Secondly, although the mouth of the Humber appears to be very wide – 14km at high tide – in fact it is
narrower than would be expected for the volume of water which must pass through it in each tide – 1000
million cubic metres. This is enough water to fill 500,000Olympic swimming pools and yet this is
achieved in the 6.2 hours of the flood tide!
Squeezing this volume of water through the Humber mouth causes high current speeds – normally
sufficient to erode the mouth and widen it. This does not happen in the Humber because the glacial
moraines left by the ice form the banks of the channel at the mouth – not only along the northern shore
(see above) but also along the south shore between Grimsby and Tetney. These moraines are not easily
eroded so that the mouth remains relatively narrow and current velocities high.
Sunk Island - an island no more
The south bank and channel of the outer Humber is the workshop of the estuary. The town of Grimsby
stands at the entrance to the estuary and is dominated by its docks and Victorian water tower. West of
Grimsby industries line the estuary banks, with several new power stations and petro-chemical industries
forming the skyline, while the central channel is one of the busiest shipping lanes in Britain with vessels
moving to and from Immingham, Hull and other ports and wharves further inland.
But this busy scene is not reflected in the activity on the North Bank. Here, the peaceful agricultural life
of south Holderness, with its scattered villages, contrasts dramatically with the south bank, it is not until
Saltend is reached that any industrial activity is to be seen. And yet, despite this contrast in human
activity, the North Bank is having major impact on the south Bank in these outer reaches of the estuary –
an impact which is causing some concern and which can only be understood by examining the history of
Humber estuary & Coast Page 27 1994
The importance of the Humber for navigation means that it boasts an
unequalled series of historic maps and charts: this is the Scott chart of 1794.
During the initial stages
of the development of
the Humber, indeed right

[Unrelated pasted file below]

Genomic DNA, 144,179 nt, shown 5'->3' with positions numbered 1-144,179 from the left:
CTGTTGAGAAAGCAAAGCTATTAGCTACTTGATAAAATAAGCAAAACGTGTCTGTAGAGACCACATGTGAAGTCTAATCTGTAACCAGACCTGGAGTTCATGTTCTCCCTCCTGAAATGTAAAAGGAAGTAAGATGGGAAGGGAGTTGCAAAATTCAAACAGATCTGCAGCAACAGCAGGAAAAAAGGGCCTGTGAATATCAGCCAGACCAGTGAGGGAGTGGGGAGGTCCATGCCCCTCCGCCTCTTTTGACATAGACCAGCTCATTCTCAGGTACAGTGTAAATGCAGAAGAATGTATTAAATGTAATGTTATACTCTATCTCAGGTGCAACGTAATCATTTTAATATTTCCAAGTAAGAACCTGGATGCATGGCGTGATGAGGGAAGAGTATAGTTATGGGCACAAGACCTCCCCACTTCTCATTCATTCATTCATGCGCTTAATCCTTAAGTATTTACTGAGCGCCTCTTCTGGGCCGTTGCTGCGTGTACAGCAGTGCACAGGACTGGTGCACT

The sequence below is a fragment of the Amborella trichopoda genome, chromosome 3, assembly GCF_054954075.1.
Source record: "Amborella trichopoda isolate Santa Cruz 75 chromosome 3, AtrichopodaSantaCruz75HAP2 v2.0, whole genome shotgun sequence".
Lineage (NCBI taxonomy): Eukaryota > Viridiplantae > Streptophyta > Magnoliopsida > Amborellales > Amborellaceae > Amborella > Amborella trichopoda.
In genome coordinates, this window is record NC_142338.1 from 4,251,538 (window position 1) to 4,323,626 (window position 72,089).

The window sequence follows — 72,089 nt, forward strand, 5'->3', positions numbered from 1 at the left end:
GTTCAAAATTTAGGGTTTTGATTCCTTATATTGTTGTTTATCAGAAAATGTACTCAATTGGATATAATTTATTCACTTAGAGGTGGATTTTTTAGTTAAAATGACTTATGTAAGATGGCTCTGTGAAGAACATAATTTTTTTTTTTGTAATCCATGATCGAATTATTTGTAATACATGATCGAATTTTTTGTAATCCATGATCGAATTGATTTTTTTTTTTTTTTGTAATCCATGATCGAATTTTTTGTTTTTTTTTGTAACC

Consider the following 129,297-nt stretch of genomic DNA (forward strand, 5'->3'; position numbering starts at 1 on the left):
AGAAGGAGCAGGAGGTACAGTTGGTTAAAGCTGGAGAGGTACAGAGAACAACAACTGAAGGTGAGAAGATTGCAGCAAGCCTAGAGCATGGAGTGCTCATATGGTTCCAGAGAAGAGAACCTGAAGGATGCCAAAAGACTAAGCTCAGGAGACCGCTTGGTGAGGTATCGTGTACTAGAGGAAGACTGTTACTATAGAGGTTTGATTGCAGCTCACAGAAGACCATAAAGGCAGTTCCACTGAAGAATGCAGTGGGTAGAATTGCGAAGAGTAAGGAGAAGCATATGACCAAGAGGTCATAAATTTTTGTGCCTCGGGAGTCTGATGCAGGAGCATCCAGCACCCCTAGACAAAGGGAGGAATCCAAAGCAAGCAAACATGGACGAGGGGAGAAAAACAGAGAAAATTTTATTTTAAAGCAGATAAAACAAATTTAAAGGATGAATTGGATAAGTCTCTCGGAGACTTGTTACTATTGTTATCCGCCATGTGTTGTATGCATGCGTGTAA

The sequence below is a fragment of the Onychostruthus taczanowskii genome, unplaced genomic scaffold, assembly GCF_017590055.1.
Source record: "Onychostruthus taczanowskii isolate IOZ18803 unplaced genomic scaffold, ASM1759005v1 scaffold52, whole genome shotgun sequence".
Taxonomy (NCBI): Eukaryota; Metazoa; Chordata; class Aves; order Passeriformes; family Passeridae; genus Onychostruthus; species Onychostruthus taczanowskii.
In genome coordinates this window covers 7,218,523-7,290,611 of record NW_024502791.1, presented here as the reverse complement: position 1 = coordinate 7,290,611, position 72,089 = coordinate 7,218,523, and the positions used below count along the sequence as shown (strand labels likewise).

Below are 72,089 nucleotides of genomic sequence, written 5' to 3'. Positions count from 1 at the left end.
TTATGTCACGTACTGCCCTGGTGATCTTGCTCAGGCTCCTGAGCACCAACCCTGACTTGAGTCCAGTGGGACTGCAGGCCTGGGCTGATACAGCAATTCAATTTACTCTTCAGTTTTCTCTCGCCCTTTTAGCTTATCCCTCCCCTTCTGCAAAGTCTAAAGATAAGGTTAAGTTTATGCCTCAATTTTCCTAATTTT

up to the early 17th
century, the outer
Humber estuary was
much wider than it is at
present – Patrington
Haven for example
stood on the estuary
banks and not 3km
inland as it does now.
However, a sandbank
began to develop in the
centre of the estuary
which by 1675 was high
enough for it to be
reclaimed – the original Sunk Island. To the north of this island the Patrington or North Channel flowed
from the tip of Spurn across what is now Spurn Bight and rejoined the main estuary at Stone Creek.
As siltation continued, progressive reclamation took place, so that by 1800 the western and northern
arms of the North Channel were reclaimed to join Sunk Island to the mainland. Since then, more
reclamation has taken place, the last as late as 1970.
The effect of this has been to reduce the width of this section of the estuary by a considerable amount. In
turn this has increased the current velocities in the narrower section so that the banks and bed have
begun to erode – in effect the Humber is trying to return to the wider section it enjoyed before
reclamation of Sunk Island took place.
Of course, this has
serious implications for
the flood embankments
which prevent tidal
inundation of the
reclaimed land, since
the removal of the
mudflats has led to an
undermining of the
One of the most significant changes in the dynamics of the Humber was
caused by the progressive reclamation of Sunk Island
But infinitely more
important, at least from
the economic view point,
is the effect on the flood
protect the industries
Humber estuary & Coast Page 28 1994
port facilities along the south bank – since the impact of Sunk Island's reclamation is on the whole
estuary and is not confined to its own shore.
Over the past 50 years the erosion along the south bank has become extremely worrying and the NRA
are forced to spend more and more time and money in repair work to avoid a major flooding catastrophe.
In some places the mudflats fronting these embankments have experienced over 10cm of erosion per
year so that the toe of the flood embankments are exposed to wave attack.
The answer to these difficulties is simple enough in theory, but almost impossible in practice – Sunk
Island should be given back to the estuary so reducing current speeds and taking the pressure of the
south bank flood defences. This may involve the managed retreat of the south bank of the Island – or
could mean the re-instatement of the old Patrington Channel, leaving Sunk Island as a true island once
again. Either way, the political and economic obstacles to such a solution are so great that it is difficult to
see how it could progress. The alternative is to 'make do and mend' – that is, continued repair work to
All of these problems facing the outer estuary will of course be amplified if the source of sediments from
Holderness is reduced. It is perhaps not too much of an oversimplification to say that the Humber's
industries rely on its mudflats – we interfere with these at our peril.
The Inner estuary – the rise and fall of Read's Island
Upstream of the Humber Bridge the estuary is predominately experiencing net deposition. This is
because currents are capable of transporting sediments into this area during the flood, although they are
not capable of
sediment during the
ebb. Despite the fact
there is net
associated with the
channels also occurs
with erosion and
over small areas and
short time periods.
The inner Humber, west of the bridge, experiences rapid and dramatic changes in
the position of its main channel and its sand banks.
Since there is a large
amount of sediment
in the inner estuary,
the water nearly
colouring of the